An employee looks into a section of pipeline. One of the projects receiving an award.

Water Authority Wins Four Awards for Outstanding Projects

The American Public Works Association and American Society of Civil Engineers recently presented the San Diego County Water Authority with four awards for construction projects that exemplified outstanding skill, dedication and collaboration from staff in many departments. All of the projects were underway or completed during the COVID-19 pandemic, and project teams navigated shutdowns, adapted to health and safety restrictions, and overcame many other uncertainties – in addition to typical challenges encountered during construction projects.

1) APWA Project of the Year: Northern First Aqueduct Structures and Lining Rehabilitation

With extensive coordination between the Water Authority’s Asset Management, Operations, Maintenance, Right of Way, Water Resources, Engineering and Public Affairs teams, the First Aqueduct rehabilitation project was completed in early 2021. Significant work had not been performed on the First Aqueduct since the completion of Pipeline 1 in 1947 and Pipeline 2 in 1954. The Operations and Maintenance Teams worked closely with multiple member agencies to ensure no impacts to water deliveries over the extended shutdowns required to reline both Pipelines. These extended shutdowns allowed the Asset Management team to inspect 27 miles of pipeline along the aqueduct using innovative technologies – the first time this had been done in nearly 75 years.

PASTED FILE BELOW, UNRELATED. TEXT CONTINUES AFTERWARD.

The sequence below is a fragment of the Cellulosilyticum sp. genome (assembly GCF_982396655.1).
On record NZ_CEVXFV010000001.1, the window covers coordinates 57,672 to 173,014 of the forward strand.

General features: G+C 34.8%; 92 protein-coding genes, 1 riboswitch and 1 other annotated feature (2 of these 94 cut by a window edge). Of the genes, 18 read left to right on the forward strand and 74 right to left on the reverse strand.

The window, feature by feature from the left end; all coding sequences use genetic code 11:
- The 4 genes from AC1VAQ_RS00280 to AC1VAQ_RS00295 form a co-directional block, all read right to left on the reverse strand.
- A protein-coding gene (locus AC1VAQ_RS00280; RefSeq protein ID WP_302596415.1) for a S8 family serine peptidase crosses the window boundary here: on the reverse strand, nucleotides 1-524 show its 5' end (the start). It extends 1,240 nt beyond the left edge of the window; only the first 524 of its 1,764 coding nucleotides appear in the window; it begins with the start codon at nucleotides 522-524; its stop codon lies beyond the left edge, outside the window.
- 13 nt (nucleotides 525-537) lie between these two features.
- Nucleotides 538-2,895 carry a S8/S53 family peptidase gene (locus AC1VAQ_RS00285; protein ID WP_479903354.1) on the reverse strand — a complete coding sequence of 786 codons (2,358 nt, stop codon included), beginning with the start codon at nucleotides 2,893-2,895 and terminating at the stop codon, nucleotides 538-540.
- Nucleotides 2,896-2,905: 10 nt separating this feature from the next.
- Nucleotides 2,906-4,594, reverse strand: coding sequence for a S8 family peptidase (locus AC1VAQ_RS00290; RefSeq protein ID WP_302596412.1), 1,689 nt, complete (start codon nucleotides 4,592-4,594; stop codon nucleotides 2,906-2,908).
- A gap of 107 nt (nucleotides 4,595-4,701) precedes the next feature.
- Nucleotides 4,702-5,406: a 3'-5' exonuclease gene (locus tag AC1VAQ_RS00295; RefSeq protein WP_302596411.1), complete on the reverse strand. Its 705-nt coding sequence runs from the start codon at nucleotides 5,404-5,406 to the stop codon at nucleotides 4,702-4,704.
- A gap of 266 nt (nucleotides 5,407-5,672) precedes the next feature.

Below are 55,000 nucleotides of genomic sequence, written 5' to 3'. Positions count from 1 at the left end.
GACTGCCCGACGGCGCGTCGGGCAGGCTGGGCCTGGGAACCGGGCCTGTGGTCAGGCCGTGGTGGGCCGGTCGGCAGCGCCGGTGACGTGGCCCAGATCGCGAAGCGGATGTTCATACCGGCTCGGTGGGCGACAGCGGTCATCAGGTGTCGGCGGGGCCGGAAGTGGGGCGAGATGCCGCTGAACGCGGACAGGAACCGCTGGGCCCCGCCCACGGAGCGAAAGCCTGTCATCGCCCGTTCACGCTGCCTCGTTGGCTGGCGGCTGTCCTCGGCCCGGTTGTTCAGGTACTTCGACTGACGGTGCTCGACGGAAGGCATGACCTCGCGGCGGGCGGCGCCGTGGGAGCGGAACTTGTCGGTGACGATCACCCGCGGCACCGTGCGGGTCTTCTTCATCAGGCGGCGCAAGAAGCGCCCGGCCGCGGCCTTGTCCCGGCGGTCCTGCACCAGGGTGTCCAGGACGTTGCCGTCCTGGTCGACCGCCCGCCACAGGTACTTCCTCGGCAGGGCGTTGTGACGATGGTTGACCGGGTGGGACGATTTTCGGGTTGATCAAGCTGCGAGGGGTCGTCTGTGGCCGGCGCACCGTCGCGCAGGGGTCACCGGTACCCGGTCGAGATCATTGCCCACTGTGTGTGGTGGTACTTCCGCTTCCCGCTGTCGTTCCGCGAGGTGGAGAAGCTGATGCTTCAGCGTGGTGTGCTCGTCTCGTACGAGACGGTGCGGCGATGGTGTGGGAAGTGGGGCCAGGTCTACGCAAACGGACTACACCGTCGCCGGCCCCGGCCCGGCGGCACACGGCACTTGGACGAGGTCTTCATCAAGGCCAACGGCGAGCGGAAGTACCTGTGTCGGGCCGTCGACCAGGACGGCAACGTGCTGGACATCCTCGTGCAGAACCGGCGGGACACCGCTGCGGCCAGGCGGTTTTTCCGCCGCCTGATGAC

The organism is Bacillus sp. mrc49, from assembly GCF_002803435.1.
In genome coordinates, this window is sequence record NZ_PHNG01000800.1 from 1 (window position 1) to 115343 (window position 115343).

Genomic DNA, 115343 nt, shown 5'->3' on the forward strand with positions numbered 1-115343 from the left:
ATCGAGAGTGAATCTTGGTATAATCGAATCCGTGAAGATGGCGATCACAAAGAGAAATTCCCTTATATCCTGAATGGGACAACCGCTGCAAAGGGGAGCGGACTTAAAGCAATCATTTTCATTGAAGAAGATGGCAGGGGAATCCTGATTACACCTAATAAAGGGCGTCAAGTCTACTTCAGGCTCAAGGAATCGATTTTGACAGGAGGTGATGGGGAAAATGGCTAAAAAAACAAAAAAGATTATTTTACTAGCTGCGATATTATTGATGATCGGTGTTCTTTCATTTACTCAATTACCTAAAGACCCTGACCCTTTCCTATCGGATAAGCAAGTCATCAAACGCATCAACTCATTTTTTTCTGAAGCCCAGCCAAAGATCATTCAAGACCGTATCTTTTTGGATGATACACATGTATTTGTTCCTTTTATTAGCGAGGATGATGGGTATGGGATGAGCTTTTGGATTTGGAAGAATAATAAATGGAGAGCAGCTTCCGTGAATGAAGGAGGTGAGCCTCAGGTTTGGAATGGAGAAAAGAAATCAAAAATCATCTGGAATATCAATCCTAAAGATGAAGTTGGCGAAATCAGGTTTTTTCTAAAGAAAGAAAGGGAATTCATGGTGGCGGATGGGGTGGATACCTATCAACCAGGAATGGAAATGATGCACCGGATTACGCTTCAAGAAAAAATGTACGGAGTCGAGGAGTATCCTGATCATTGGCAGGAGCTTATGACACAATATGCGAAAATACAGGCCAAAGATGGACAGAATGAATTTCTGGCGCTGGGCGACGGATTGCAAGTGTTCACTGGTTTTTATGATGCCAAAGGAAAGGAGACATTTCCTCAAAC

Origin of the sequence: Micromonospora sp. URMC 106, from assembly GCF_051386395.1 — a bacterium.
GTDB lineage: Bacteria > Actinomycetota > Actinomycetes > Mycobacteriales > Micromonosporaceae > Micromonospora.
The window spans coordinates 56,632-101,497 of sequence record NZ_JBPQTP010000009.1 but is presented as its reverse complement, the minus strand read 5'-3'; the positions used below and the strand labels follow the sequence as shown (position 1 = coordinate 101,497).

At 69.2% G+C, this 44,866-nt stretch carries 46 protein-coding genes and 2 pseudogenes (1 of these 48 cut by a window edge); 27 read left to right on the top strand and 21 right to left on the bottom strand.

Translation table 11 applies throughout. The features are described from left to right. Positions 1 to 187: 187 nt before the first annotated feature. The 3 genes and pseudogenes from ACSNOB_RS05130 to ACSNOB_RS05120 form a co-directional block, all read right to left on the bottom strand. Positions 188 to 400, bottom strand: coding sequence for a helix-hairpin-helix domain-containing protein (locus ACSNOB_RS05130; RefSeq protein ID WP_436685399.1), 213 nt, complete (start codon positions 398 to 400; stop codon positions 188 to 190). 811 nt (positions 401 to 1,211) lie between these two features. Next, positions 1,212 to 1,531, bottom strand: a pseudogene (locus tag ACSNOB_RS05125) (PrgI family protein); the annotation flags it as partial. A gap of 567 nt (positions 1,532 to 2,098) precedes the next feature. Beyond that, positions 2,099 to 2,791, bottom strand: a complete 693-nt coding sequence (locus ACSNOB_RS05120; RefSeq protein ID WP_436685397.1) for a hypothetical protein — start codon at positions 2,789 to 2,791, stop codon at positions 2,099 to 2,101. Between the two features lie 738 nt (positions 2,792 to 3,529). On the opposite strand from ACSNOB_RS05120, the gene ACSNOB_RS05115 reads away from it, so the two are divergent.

“Since the project included more than 35 work sites spread out over 15 miles, many in rural areas of the county, we collaborated closely between different departments and member agencies to ensure that water service was not disrupted,” said Emma Ward-McNally, Water Authority engineer.

2) APWA Honor Award: Vallecitos 11/Vista Irrigation 12 Flow Control Facility